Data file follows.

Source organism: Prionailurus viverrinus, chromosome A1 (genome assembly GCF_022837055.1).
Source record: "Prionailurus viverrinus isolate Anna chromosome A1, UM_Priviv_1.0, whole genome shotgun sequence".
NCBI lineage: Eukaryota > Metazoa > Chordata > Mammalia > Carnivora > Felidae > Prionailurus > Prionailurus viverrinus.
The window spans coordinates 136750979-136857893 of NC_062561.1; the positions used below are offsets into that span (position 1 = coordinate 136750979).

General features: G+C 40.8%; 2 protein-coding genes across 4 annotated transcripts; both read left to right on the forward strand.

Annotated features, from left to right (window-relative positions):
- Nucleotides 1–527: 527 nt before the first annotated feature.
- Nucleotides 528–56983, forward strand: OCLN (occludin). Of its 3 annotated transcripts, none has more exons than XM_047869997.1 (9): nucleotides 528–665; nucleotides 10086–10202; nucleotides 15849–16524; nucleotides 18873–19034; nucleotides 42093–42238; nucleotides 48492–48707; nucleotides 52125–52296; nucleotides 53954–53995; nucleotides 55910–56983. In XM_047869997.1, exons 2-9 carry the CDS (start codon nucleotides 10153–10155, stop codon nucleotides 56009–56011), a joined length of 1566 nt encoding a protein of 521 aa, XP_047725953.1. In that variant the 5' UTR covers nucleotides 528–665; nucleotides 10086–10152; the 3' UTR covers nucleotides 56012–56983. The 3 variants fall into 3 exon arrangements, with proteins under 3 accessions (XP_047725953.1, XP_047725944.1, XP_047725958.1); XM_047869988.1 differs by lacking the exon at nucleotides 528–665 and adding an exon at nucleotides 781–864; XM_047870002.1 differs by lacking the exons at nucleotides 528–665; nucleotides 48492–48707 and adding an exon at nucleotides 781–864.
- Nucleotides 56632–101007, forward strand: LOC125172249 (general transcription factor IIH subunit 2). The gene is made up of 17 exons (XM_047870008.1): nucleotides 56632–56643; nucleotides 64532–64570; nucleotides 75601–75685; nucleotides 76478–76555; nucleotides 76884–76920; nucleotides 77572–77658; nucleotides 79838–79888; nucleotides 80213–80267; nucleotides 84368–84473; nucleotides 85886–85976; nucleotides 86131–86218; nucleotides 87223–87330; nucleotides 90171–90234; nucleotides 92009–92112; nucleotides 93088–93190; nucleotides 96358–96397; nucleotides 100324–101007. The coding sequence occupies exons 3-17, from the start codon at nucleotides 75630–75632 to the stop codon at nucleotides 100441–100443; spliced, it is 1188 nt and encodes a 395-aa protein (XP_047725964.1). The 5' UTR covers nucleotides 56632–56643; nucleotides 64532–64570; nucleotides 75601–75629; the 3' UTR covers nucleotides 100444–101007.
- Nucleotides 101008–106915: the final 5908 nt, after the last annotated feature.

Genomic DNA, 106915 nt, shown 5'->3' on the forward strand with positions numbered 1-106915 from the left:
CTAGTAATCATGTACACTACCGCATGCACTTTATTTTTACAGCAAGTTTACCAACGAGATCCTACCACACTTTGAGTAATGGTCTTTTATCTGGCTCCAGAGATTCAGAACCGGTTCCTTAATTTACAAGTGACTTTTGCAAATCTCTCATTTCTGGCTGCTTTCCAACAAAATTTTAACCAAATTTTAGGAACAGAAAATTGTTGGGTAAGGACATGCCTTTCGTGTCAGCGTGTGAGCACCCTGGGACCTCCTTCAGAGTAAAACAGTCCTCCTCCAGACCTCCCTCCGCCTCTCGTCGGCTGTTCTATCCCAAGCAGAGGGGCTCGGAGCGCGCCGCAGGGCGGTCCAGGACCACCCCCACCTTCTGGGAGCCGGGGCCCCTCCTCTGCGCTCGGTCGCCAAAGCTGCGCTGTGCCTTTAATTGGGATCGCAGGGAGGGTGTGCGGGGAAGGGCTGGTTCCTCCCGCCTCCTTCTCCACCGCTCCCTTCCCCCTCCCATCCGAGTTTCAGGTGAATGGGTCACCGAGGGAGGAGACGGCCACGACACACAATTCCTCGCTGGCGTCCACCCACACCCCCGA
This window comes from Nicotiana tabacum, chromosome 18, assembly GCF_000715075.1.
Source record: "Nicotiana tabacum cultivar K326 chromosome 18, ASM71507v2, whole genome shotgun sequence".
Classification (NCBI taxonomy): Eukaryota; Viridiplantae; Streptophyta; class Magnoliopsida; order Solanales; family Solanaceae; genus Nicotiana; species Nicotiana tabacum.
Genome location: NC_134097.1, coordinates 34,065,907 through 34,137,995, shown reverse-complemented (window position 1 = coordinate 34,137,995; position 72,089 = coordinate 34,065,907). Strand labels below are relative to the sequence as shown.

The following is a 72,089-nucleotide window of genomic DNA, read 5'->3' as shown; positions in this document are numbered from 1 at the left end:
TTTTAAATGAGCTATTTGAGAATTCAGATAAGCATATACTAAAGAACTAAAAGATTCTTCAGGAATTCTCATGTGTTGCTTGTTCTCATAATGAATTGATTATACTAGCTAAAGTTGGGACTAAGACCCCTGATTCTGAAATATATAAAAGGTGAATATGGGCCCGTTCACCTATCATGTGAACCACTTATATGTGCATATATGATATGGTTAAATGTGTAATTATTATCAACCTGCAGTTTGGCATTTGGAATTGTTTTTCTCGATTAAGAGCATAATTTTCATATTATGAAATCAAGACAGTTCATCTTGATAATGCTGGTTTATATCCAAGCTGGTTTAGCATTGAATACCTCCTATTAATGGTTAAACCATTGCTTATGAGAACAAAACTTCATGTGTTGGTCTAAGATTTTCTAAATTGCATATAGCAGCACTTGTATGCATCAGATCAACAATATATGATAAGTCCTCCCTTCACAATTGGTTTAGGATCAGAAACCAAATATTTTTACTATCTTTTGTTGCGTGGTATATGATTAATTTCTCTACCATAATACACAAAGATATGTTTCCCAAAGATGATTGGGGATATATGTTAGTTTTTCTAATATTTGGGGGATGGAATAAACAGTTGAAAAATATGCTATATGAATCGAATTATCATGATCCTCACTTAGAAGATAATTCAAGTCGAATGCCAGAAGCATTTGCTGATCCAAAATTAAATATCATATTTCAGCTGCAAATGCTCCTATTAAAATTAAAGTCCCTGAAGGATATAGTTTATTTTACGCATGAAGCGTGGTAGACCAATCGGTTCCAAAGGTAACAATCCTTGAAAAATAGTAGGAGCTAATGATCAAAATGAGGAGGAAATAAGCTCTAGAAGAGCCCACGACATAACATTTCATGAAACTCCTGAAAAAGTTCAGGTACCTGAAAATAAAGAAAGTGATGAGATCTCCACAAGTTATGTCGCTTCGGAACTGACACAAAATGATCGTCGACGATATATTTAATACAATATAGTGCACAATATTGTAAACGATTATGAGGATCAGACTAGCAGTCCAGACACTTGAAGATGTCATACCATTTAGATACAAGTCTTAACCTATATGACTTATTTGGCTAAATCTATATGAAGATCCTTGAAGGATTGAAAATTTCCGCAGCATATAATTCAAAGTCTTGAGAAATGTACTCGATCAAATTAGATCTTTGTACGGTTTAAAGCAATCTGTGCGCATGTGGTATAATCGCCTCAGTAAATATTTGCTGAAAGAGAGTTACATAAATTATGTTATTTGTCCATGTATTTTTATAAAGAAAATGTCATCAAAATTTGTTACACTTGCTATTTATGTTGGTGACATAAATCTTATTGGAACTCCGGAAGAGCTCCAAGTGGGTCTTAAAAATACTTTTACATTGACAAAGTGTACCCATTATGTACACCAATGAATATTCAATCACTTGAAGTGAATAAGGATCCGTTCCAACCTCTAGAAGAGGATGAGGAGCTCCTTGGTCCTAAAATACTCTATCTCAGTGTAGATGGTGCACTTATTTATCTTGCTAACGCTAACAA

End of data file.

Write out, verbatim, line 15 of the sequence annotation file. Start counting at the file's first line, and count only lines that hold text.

Classification (NCBI taxonomy): Eukaryota; Viridiplantae; Streptophyta; class Magnoliopsida; order Solanales; family Solanaceae; genus Nicotiana; species Nicotiana tabacum.